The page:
Hamera is the recipient of the National Communication Association’s Lilla Heston Award for Outstanding Scholarship in Performance Studies and has served as editor of Text and Performance Quarterly, the performance studies journal of the National Communication Association.
Hamera received her B.A. in Mass Communications from Wayne State University and her M.A. and Ph.D. in Interpretation and Performance Studies, respectively, from Northwestern University.
“I am honored to serve the Lewis Center for the Arts as its next chair, grateful to my predecessors who built this dynamic and vital unit and energized by the work of my brilliant colleagues and our students,” said Hamera. “The arts press us to rigorously investigate our most foundational personal and societal questions and imagine new futures. I look forward to advancing the LCA’s commitment to this necessary and urgent work, and to welcoming even more members of the Princeton community to join us in our courses, events, and efforts.”
For the 2021-22 academic year, Hamera was an Old Dominion Research Professor with Princeton’s Humanities Council, conducting research for her next project, “Los Angeles Live Art and Critical Pluralist Imaginaries, 1989 – 2000,” which examines the ways interrelationships between experimental live art; critical theories of aesthetics, gender, sexuality, race, and identity from the humanities and humanistic social sciences; and the alternative arts press shaped public responses to crises of civic pluralism in Los Angeles between 1989 and 2000.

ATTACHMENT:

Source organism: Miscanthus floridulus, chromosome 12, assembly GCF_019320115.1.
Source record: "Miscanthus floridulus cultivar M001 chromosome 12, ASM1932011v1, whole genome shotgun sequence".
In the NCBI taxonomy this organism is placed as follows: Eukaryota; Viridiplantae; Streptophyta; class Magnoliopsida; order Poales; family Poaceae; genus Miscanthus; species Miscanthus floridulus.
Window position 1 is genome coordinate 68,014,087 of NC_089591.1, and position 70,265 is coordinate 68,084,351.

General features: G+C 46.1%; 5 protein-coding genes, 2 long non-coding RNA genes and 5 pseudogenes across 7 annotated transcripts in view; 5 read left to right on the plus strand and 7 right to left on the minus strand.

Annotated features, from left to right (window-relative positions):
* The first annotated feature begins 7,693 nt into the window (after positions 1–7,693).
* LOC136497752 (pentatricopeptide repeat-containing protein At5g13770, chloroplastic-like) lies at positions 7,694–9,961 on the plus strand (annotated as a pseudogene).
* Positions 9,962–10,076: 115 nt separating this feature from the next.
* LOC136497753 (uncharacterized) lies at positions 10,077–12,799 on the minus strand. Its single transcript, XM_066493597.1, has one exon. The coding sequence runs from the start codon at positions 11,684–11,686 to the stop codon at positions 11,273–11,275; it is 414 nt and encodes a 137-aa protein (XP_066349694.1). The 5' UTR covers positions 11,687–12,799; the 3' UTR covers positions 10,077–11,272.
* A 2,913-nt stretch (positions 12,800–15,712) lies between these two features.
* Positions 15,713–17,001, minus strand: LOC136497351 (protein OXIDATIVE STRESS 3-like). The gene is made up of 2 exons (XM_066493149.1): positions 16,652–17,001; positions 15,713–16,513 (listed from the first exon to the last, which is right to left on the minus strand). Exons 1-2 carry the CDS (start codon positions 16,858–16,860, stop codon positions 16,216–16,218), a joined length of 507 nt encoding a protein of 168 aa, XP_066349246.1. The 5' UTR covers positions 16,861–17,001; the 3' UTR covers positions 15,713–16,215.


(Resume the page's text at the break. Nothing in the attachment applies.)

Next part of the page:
University Lecturer Cadden stepped in as chair after having previously served in this position from 2011-2019, when he succeeded the founding chair Paul Muldoon. In his first tenure as chair, Cadden saw the Lewis Center through a pivotal time in the development of the Center including the final design, construction, and opening of the 145,000 square foot Lewis Arts complex in fall 2017, celebrated by a four-day festival of the arts that attracted over 3,500 visitors. Additionally, under his leadership, the Center experienced significant growth and diversification of its course offerings, faculty, course enrollments, and presentation of public events. Cadden launched the Princeton Arts Fellowship program, the Roger S. Berlind Playwright-in-Residence program, the new Program in Music Theater certificate, and the Hearst Choreographer-in-Residence program, among other new initiatives. Cadden will continue to teach in the Program in Theater after he steps down as chair.
The Lewis Center offers courses through Princeton University’s programs in creative writing, dance, theater, music theater and the visual arts, as well as through the interdisciplinary Princeton Atelier founded by Professor Emerita Toni Morrison. Nearly 2,000 Princeton undergraduates are enrolled in more than 150 Lewis Center for the Arts courses each year, more than one-fourth the undergraduate student body. The Center also presents more than 120 public performances, exhibitions, readings, film screenings, concerts, and lectures each year, most of them free.